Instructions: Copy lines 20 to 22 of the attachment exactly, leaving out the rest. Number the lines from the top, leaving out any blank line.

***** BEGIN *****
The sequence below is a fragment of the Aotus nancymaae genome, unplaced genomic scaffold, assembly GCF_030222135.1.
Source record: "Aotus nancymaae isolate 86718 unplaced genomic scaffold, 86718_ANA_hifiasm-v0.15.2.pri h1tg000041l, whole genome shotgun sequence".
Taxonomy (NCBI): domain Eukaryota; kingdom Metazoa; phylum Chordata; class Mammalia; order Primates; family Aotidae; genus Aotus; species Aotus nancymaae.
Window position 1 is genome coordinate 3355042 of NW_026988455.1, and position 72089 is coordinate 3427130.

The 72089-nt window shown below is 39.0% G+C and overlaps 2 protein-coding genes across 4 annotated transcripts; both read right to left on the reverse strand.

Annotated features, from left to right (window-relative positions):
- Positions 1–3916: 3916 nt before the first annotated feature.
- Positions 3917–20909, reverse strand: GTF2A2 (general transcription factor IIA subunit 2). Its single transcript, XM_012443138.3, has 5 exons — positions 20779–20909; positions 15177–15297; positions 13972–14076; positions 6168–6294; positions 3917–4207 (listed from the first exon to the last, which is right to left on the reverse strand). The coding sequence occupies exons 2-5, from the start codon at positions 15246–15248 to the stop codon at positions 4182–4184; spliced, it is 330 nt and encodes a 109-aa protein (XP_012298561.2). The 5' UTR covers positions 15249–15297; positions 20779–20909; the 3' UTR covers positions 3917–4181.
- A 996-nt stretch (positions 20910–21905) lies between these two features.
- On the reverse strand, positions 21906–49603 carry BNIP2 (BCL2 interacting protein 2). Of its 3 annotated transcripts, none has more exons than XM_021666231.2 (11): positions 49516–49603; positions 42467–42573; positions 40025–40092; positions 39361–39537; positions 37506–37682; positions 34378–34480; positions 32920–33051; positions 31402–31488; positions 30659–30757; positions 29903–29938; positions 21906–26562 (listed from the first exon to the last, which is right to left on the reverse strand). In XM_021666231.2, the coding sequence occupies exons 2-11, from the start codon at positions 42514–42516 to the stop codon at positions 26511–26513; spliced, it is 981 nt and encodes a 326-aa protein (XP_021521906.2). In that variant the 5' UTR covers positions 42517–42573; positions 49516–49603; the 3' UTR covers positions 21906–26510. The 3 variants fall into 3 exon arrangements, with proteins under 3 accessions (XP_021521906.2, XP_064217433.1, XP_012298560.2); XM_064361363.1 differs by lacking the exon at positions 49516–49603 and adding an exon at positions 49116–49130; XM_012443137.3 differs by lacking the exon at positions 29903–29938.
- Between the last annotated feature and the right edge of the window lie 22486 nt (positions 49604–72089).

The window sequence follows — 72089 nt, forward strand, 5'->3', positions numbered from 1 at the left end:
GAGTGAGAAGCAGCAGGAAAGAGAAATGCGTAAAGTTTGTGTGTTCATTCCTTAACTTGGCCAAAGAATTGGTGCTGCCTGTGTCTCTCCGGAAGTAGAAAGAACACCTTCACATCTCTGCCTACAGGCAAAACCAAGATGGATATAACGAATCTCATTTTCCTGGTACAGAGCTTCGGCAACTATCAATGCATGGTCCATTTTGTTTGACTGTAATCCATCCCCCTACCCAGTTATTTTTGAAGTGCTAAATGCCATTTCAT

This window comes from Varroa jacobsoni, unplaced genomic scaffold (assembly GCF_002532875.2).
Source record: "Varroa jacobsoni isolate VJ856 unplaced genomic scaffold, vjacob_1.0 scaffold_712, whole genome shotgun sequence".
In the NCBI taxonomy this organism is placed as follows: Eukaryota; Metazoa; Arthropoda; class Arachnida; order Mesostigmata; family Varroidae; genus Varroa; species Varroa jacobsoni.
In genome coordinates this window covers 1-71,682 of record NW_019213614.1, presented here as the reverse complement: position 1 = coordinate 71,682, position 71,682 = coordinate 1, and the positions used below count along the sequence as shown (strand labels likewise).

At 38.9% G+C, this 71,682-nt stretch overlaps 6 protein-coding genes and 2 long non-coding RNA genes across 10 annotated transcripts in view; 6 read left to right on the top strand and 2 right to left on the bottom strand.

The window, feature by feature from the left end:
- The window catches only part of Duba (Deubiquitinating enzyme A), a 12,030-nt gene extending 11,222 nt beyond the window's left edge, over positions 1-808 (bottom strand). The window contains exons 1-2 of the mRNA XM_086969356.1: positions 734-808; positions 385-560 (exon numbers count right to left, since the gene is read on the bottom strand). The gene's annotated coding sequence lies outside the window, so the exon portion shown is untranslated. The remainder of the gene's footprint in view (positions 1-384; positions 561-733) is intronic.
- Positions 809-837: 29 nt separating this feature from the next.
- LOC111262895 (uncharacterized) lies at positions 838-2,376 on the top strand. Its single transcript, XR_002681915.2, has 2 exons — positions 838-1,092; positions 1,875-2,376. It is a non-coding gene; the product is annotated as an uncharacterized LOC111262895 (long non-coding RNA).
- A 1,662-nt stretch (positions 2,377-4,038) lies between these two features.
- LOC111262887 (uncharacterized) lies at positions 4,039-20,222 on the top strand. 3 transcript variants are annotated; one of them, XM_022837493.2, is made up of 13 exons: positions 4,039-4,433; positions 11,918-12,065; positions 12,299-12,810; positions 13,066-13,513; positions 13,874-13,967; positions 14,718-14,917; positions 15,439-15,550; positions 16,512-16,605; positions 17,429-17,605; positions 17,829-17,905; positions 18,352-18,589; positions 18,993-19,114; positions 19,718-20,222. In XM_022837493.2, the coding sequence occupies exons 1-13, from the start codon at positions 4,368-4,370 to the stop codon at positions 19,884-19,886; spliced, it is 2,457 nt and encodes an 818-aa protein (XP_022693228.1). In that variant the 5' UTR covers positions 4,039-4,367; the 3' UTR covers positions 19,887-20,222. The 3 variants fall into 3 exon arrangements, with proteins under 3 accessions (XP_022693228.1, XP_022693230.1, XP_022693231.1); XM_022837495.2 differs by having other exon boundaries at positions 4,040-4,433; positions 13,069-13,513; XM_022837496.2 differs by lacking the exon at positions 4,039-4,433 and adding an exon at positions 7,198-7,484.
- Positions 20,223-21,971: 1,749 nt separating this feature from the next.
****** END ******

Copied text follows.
- The window catches only part of Duba (Deubiquitinating enzyme A), a 12,030-nt gene extending 11,222 nt beyond the window's left edge, over positions 1-808 (bottom strand). The window contains exons 1-2 of the mRNA XM_086969356.1: positions 734-808; positions 385-560 (exon numbers count right to left, since the gene is read on the bottom strand). The gene's annotated coding sequence lies outside the window, so the exon portion shown is untranslated. The remainder of the gene's footprint in view (positions 1-384; positions 561-733) is intronic.
- Positions 809-837: 29 nt separating this feature from the next.
- LOC111262895 (uncharacterized) lies at positions 838-2,376 on the top strand. Its single transcript, XR_002681915.2, has 2 exons — positions 838-1,092; positions 1,875-2,376. It is a non-coding gene; the product is annotated as an uncharacterized LOC111262895 (long non-coding RNA).